Something is off with these figures, I'm not sure what, but I can verify that a flashlight running on a single CR123 can absolutely put out 300 lumens and it can do it for more than an hour. I have this streamlight on my rifle. It runs on a single CR123 and you can believe the specs on that page; those are not Chinese Amazon specs. That thing provides enough light to make positive ID on rabbits on a cloudy night at 150yds.
 

WBahn

Joined Mar 31, 2012
29,844
Your comments leave me wondering how all the flashlights I have work then. I have two 500 lumen models and one that is 1,000. All of them run on 2 CR123 batteries and have stated run times of 1.5 to 2 hours.

To clarify, I would just like to use this battery in any configuration required, not just a single battery.
If the two batteries are in series, you have more voltage than you need and they might be using a step-down converter to drop the voltage and increase the amperage, perhaps cutting the battery current to something on the order of half of the LED current. Depends on the circuitry in the light.
 

Thread Starter

Alln3w2m3

Joined Jun 20, 2023
57
I'm not even sure I'm smart enough to understand the info you all are giving me. I just don't know what I don't know.

My only real parameters are the lumen output and the batteries. It would nice if this could be packaged up into something similar in size to a decent flashlight (8"-9" long, 2" dia). Beyond that, I have no clue on how to design the circuitry.
 

WBahn

Joined Mar 31, 2012
29,844
When you say that you want it to have a "delay on", could you describe exactly the behavior you are trying to achieve?
 

Thread Starter

Alln3w2m3

Joined Jun 20, 2023
57
When you say that you want it to have a "delay on", could you describe exactly the behavior you are trying to achieve?
I'd like to press a button, have the lights delay coming on for 3 to 5 seconds (some fixed time), then stay on until either the button is pressed again to turn off or the battery dies.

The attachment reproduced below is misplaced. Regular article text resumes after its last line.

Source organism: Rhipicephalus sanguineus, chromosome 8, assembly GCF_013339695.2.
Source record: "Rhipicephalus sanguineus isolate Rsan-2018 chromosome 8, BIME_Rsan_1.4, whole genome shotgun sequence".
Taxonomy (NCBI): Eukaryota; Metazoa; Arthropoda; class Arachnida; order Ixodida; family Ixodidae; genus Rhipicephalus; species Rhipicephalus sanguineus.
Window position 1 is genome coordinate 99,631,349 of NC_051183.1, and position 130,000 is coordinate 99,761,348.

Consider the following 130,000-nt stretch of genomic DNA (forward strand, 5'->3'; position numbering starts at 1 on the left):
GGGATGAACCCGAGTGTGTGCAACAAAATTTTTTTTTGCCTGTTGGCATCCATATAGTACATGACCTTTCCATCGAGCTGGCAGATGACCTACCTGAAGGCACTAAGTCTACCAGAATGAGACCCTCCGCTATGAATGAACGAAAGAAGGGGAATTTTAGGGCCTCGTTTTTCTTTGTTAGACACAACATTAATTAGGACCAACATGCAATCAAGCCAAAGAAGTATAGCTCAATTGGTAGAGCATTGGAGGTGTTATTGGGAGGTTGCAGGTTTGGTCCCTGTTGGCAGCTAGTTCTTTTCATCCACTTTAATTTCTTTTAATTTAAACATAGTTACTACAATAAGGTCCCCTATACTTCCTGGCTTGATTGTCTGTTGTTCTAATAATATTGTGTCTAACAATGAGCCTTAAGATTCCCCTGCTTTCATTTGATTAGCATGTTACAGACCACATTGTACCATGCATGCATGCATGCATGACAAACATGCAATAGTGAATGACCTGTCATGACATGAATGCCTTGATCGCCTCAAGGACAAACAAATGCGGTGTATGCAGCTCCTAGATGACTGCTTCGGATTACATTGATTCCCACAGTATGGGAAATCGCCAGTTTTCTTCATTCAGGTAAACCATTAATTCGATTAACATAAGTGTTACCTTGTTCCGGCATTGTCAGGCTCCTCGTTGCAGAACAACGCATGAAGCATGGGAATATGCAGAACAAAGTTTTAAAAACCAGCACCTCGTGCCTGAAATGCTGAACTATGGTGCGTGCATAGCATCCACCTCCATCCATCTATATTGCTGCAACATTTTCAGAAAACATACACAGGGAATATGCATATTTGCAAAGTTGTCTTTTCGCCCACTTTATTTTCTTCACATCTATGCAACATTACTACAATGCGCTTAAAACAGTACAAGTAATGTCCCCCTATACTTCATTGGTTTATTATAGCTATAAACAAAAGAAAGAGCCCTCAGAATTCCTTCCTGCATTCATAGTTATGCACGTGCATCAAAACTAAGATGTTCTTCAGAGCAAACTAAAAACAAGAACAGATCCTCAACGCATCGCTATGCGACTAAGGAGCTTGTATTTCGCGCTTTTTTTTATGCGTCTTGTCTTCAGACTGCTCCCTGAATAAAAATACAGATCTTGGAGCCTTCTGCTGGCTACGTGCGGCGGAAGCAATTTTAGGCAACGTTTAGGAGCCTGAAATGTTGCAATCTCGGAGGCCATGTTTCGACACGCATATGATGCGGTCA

jiggermole

Joined Jul 29, 2016
161
As far as the delay circuitry I would start looking into analog toggle switches. As a direction to start. That may lead you to one that you can tinker with and get your desired delay. Before that you may want to look at how you're going to drive the led, which may tell you how you want to do the on delay stuff. LED driver chips are pretty common so a lot of options there.
https://www.digikey.com/en/products/filter/power-management-pmic/led-drivers/745
I picked an arbitrary xlamp from cree. 290 lumens 700mA draw. That little battery wouldn't last long but it might work okay if using a driver chip. Using that arbitrary led selection that narrowed the led driver selection down. The LED, and the narrowed list of drivers. I don't know how deep you want the help to be. Hand holding or send off to learn. My first real pcb project was a similar project to this. Made a rechargeable led work light for my dad.
 

Thread Starter

Alln3w2m3

Joined Jun 20, 2023
57
As far as the delay circuitry I would start looking into analog toggle switches. As a direction to start. That may lead you to one that you can tinker with and get your desired delay. Before that you may want to look at how you're going to drive the led, which may tell you how you want to do the on delay stuff. LED driver chips are pretty common so a lot of options there.
https://www.digikey.com/en/products/filter/power-management-pmic/led-drivers/745
I picked an arbitrary xlamp from cree. 290 lumens 700mA draw. That little battery wouldn't last long but it might work okay if using a driver chip. Using that arbitrary led selection that narrowed the led driver selection down. The LED, and the narrowed list of drivers. I don't know how deep you want the help to be. Hand holding or send off to learn. My first real pcb project was a similar project to this. Made a rechargeable led work light for my dad.
I'd take all the help I can get. I started with an electrical circuit textbook and doubled back to a for Dummies book just so I could read the first.

I know exactly what I want the finished product to do; I just don't understand the inner workings well enough to create it. I keep imagining a "sub-assembly" that contains anything to do with the circuitry (LED's, wiring or PCB's, batteries, etc.) and an external assembly that contains it all. I can make the outside once I have the inside done correctly.
 

jiggermole

Joined Jul 29, 2016
161